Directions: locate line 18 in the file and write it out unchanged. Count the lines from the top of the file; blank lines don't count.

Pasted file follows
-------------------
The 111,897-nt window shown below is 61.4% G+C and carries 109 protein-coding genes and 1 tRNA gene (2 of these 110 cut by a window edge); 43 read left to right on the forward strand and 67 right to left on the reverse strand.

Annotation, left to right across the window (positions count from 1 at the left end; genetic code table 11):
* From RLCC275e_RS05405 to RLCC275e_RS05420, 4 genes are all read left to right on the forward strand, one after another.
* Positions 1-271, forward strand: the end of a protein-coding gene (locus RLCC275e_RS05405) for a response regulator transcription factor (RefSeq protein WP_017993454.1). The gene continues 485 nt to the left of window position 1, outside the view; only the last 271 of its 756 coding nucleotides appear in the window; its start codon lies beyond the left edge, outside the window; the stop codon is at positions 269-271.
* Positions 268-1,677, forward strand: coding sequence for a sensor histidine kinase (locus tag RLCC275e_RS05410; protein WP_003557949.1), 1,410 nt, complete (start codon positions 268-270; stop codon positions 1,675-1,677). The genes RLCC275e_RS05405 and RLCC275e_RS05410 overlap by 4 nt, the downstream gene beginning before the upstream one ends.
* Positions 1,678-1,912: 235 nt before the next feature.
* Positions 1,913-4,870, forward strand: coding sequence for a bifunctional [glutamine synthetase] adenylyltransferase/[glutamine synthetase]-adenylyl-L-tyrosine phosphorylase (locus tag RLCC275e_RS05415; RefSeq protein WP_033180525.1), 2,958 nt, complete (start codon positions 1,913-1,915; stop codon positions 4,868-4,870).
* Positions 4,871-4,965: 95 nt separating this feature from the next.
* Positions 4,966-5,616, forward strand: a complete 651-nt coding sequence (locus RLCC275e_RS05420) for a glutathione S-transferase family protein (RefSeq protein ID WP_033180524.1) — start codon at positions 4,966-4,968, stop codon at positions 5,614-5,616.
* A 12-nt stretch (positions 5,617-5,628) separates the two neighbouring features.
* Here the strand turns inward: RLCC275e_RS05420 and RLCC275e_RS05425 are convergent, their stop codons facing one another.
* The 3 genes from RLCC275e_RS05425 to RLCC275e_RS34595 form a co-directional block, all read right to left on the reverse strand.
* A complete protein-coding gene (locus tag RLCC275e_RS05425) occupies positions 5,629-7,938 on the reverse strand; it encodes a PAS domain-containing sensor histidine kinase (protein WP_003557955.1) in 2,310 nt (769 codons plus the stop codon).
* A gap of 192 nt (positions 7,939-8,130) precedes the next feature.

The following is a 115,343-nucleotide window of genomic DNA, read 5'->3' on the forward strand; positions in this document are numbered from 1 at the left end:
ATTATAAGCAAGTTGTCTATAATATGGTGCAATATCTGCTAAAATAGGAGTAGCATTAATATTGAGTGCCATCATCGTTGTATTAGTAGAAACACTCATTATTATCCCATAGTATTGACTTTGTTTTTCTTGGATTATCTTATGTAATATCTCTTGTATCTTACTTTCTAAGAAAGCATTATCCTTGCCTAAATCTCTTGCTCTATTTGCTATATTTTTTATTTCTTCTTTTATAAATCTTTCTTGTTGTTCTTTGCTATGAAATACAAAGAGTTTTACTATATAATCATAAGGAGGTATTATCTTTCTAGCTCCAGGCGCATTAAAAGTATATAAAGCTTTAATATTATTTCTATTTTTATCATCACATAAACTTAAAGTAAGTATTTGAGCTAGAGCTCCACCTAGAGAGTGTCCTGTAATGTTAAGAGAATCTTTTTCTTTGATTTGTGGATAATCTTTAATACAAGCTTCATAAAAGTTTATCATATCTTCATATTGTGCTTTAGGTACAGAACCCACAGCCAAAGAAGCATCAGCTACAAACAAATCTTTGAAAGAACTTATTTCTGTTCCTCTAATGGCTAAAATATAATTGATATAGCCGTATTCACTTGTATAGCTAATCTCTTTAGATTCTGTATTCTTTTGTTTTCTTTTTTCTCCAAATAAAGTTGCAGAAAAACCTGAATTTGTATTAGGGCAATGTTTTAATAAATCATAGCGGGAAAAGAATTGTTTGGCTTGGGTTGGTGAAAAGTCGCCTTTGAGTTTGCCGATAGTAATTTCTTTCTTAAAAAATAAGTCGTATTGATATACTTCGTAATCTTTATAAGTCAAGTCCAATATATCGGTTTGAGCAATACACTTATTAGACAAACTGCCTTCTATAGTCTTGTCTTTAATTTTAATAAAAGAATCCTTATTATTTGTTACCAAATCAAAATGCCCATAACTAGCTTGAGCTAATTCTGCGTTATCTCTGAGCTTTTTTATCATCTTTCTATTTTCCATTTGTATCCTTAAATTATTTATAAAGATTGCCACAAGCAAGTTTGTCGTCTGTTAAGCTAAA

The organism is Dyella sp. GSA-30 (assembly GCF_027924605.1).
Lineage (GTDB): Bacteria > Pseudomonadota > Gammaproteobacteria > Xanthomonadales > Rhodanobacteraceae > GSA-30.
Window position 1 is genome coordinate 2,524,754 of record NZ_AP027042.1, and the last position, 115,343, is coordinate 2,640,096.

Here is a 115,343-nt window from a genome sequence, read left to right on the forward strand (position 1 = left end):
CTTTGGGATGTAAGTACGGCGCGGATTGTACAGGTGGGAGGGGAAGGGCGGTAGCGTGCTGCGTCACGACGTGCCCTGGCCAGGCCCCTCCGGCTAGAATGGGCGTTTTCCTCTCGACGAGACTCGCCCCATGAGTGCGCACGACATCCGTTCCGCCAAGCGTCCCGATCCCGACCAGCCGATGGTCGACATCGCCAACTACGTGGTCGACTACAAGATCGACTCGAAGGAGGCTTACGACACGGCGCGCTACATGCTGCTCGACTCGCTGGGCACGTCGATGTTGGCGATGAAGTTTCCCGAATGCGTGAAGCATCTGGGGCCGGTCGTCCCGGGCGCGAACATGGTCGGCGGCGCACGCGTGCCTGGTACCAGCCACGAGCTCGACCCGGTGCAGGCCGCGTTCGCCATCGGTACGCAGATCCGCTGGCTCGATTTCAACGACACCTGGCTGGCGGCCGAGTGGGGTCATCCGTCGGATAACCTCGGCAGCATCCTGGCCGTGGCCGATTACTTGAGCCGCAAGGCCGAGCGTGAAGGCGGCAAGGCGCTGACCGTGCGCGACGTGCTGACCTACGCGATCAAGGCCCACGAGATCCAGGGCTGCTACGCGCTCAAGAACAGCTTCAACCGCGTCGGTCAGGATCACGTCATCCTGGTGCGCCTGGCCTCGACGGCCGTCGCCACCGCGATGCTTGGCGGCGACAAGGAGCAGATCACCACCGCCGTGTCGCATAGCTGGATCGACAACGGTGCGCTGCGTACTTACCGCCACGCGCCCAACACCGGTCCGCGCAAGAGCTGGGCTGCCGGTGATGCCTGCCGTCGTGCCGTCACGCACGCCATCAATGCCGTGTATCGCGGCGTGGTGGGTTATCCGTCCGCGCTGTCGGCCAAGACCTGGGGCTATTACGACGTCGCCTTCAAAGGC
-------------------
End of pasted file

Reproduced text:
Lineage (GTDB): Bacteria > Pseudomonadota > Gammaproteobacteria > Xanthomonadales > Rhodanobacteraceae > GSA-30.